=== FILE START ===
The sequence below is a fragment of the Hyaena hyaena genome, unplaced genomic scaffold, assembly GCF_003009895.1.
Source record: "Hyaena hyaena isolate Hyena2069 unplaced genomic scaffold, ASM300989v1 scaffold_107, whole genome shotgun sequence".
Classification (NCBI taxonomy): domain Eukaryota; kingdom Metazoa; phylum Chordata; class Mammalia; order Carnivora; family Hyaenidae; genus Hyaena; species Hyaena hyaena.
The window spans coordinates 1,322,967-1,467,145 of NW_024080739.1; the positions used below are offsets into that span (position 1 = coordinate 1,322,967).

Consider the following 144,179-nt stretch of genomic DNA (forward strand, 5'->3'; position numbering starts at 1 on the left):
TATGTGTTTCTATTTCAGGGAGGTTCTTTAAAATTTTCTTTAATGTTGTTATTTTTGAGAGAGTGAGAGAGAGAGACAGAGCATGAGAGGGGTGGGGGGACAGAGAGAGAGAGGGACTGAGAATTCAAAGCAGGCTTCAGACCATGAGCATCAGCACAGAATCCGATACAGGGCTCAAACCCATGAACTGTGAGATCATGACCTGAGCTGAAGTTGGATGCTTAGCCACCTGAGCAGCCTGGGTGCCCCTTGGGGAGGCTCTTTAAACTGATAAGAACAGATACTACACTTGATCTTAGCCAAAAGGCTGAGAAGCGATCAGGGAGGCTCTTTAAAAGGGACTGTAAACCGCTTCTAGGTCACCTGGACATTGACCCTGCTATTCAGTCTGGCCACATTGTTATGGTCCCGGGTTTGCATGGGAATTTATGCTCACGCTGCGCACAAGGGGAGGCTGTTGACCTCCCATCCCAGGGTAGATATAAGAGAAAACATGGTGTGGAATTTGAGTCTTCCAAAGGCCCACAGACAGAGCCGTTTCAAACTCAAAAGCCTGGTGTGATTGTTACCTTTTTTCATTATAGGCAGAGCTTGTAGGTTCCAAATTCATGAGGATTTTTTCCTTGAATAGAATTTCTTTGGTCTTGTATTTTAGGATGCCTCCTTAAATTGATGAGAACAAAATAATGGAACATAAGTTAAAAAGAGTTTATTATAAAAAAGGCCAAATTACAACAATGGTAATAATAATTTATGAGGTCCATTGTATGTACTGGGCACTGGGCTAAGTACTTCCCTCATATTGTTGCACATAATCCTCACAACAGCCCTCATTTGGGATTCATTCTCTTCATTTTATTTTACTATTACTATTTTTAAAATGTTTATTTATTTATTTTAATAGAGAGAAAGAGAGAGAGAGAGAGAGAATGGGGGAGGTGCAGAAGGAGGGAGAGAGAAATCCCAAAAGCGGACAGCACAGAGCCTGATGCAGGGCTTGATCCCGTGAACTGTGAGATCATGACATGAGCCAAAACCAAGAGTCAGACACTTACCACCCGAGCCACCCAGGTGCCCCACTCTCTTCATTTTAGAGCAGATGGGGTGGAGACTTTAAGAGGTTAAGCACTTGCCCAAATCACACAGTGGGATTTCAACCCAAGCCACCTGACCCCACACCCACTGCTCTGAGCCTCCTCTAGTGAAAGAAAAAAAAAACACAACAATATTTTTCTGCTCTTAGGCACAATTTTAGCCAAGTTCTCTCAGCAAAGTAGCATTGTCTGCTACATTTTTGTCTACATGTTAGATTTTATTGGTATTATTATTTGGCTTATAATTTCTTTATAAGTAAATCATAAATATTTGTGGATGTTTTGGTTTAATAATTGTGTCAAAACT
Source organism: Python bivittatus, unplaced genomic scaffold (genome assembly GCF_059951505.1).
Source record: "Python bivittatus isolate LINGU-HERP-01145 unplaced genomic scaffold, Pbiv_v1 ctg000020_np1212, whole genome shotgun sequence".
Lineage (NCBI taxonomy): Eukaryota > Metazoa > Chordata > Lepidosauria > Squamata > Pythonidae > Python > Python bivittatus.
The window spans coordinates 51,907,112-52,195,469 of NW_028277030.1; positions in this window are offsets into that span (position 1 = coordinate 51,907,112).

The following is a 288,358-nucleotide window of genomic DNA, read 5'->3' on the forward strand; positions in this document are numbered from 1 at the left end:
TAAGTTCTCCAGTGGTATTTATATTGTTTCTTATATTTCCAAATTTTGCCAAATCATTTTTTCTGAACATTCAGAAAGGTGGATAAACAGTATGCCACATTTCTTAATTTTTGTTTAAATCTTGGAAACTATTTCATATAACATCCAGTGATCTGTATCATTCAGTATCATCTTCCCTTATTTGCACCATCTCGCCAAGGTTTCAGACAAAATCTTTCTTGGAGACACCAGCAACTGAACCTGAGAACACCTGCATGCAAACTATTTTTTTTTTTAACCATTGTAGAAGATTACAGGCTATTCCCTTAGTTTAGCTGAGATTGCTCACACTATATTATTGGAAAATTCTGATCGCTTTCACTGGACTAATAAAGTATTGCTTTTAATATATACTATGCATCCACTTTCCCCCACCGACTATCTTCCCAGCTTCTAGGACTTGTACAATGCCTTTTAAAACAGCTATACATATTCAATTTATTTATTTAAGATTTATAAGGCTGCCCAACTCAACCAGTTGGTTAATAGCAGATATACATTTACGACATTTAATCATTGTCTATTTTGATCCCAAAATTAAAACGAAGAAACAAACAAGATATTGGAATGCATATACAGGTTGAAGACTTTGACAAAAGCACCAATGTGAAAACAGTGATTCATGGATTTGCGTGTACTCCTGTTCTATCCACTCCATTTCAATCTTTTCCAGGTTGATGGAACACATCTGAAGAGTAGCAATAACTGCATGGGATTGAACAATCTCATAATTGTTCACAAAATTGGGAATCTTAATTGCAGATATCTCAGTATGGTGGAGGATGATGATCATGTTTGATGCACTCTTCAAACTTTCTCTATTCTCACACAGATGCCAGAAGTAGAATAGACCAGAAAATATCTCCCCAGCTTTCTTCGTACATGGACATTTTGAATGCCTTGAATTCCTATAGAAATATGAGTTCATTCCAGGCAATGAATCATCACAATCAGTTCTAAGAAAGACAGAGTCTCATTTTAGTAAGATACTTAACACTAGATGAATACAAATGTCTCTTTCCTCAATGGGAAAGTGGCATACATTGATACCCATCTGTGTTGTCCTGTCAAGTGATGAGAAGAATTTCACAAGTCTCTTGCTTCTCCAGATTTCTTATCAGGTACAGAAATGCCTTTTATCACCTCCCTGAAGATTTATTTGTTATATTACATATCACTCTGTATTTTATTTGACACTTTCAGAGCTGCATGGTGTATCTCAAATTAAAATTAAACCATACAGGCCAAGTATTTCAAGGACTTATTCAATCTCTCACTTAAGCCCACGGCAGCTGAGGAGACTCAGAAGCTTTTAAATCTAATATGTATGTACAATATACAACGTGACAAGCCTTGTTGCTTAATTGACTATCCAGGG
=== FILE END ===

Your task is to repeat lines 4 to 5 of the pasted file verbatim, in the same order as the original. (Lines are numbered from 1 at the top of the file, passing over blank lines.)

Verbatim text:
The window spans coordinates 1,322,967-1,467,145 of NW_024080739.1; the positions used below are offsets into that span (position 1 = coordinate 1,322,967).

Consider the following 144,179-nt stretch of genomic DNA (forward strand, 5'->3'; position numbering starts at 1 on the left):